Embarking on a collaborative approach to this, we gathered a group of representatives from forward-thinking councils, procurement experts and innovators. We also engaged with the Government Outcomes Lab (GO Lab), which is funded jointly by Department for Digital, Culture, Media & Sport and the University of Oxford. This group began by considering two questions:

  • ‘Is there a tried and tested process to establish outcomes-based contracts?’
  • ‘To what extent are ‘social’ contracts similar to, or different from, ‘place’ contracts?’

Andreea Anastasiu, from GO Lab, provides an initial response: “Over the past four years, the GO Lab has been investigating the evidence and best practice around the use of outcomes-based approaches to tackle entrenched social problems. The idea of using outcomes-based contracts in the provision of social services is by no means new, and research conducted by the GO Lab has shown that public sector organisations have been using this approach to foster more prevention, innovation and collaboration. While outcomes-based contracts are not a panacea, one of the things we are keen to explore at the GO Lab is when, and how, a focus on outcomes can lead to better impact and more efficient public services.

“How can we bring a focus on outcomes to place-based services? What can we learn from the existing practice (predominantly but not solely in the world of social services) about how to develop robust outcomes contracts for services such as highways maintenance and public transport? Who are the key players we need to bring on board to ensure the success and long-term impact of these approaches?

“These are some of the questions we explored with Amey, ADEPT and members of the Excellence in Place Leadership group in what turned out to be a stimulating and inspiring conversation. The appetite of councils to do things differently came across clearly in our seminar, and so did the commitment to embrace more holistic approaches across their areas of responsibilities. We know that better roads and better transport links, for example, can lead to a whole range of other positive impacts – from connecting underserved communities, better access to healthcare, jobs and education, better safety – to name just a few – but how can we quantify, measure and link payment to these additional benefits in an outcomes-context? No one-size fits all, indeed one of the strongest messages that came out of our conversation is the need for these outcomes-focused approaches to be underpinned by a clear vision for a particular place, one that is defined in consultation with the local community and that has the support of its local leaders. We can’t develop outcomes-based contracts unless we are clear what those outcomes ought to be, have a robust understanding of what is meaningful and important for a particular community and understand what their aspiration for their local area is.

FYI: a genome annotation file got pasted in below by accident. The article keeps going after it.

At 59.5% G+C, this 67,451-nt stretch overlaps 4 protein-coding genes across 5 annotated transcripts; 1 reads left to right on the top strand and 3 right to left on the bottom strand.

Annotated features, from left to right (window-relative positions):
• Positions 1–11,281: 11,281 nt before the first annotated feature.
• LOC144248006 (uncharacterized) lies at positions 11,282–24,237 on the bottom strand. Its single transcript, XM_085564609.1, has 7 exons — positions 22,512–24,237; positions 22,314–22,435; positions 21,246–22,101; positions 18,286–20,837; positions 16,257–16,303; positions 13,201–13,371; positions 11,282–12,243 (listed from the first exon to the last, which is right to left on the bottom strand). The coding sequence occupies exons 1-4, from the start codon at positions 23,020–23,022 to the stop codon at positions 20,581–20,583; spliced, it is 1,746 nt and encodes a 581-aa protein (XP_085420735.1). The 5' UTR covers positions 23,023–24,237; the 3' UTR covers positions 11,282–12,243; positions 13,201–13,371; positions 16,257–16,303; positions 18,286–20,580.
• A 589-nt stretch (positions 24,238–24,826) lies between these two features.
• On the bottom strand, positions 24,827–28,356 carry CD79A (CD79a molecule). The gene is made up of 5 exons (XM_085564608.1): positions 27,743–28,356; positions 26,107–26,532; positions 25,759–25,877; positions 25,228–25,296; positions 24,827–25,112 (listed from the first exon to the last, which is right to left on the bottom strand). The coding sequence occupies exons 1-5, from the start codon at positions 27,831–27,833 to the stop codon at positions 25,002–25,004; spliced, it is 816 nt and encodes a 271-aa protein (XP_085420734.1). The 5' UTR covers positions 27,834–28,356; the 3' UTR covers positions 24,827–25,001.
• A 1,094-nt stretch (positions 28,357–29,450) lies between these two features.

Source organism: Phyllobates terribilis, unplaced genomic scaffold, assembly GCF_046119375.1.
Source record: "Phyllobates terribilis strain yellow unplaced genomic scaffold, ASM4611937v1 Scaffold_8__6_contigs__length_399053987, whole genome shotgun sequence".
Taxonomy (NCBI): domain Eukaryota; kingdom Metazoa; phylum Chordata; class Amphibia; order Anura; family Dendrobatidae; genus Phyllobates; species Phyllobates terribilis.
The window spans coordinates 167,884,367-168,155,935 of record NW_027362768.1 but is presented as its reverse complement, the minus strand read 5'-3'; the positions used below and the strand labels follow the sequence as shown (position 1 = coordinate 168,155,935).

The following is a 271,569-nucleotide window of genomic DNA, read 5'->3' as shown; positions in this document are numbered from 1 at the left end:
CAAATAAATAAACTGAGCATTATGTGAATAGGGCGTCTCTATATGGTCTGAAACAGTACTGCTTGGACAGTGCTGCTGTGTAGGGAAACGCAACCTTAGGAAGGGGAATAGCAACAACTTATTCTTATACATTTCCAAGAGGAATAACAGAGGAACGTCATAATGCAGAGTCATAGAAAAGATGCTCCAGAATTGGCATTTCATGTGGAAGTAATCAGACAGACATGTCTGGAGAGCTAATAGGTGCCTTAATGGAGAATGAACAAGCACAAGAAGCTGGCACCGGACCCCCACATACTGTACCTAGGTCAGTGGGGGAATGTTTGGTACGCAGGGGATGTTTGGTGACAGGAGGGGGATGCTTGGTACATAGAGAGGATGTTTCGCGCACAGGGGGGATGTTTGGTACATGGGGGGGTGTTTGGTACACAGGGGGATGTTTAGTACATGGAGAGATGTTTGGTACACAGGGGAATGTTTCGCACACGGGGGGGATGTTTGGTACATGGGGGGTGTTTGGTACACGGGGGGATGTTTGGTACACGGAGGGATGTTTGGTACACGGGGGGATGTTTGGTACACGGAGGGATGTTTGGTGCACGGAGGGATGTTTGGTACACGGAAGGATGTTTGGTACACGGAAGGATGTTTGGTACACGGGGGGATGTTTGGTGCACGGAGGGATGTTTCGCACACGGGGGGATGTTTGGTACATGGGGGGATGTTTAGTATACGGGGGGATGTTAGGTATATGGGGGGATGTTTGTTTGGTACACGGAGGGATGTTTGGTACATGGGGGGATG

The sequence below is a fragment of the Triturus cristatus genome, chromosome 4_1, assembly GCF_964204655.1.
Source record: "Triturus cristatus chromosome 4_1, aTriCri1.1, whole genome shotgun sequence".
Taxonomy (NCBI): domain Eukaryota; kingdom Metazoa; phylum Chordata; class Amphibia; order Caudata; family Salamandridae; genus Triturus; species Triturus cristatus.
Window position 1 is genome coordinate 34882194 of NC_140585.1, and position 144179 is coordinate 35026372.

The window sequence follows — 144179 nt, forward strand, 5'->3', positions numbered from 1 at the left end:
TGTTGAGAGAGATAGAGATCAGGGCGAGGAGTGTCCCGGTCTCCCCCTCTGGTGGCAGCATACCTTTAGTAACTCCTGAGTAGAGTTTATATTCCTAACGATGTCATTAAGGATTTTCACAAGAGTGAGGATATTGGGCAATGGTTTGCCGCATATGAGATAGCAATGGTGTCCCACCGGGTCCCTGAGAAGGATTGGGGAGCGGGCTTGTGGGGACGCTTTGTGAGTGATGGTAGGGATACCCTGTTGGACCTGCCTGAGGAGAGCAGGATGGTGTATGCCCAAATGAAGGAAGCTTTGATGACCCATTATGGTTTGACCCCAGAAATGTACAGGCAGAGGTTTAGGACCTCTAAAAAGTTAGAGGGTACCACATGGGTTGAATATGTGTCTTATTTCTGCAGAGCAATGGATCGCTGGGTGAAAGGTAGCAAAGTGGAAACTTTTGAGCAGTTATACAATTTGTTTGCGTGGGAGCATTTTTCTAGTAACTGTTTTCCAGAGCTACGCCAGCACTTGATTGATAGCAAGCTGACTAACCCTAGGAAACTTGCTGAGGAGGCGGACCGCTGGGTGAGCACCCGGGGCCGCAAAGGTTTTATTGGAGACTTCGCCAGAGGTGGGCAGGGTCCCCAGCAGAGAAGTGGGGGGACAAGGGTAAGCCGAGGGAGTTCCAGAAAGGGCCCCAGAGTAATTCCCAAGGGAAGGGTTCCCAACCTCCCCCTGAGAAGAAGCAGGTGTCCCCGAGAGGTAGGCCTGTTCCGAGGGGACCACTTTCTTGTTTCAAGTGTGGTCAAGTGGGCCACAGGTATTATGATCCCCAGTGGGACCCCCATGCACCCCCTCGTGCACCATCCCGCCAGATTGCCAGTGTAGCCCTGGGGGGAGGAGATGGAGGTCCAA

“If a shared understanding of what good looks like, of what outcomes we should seek or prioritise, is the starting point, then what are the practical steps that councils need to take to move forward in developing, implementing and managing outcomes-based contracts for ‘place-based services’? A handful of bold, innovative councils have already embarked on this journey, and we look forward to exploring with them what their journey has been and what others can learn.”

Mark Saunders from Amey continues:

We know that outcomes-based contracting is an answer but is it the answer?

Honestly? We don’t know but we’re continuing to work together with progressive stakeholders to explore it further. We need to focus on, and celebrate both, the result and the positive benefits. We want to deliver what the community wants and values, to be agile and innovative to get there, be responsive to the inevitable change and meet the waves of dynamic challenges that, no doubt will be thrust in our direction, head-on.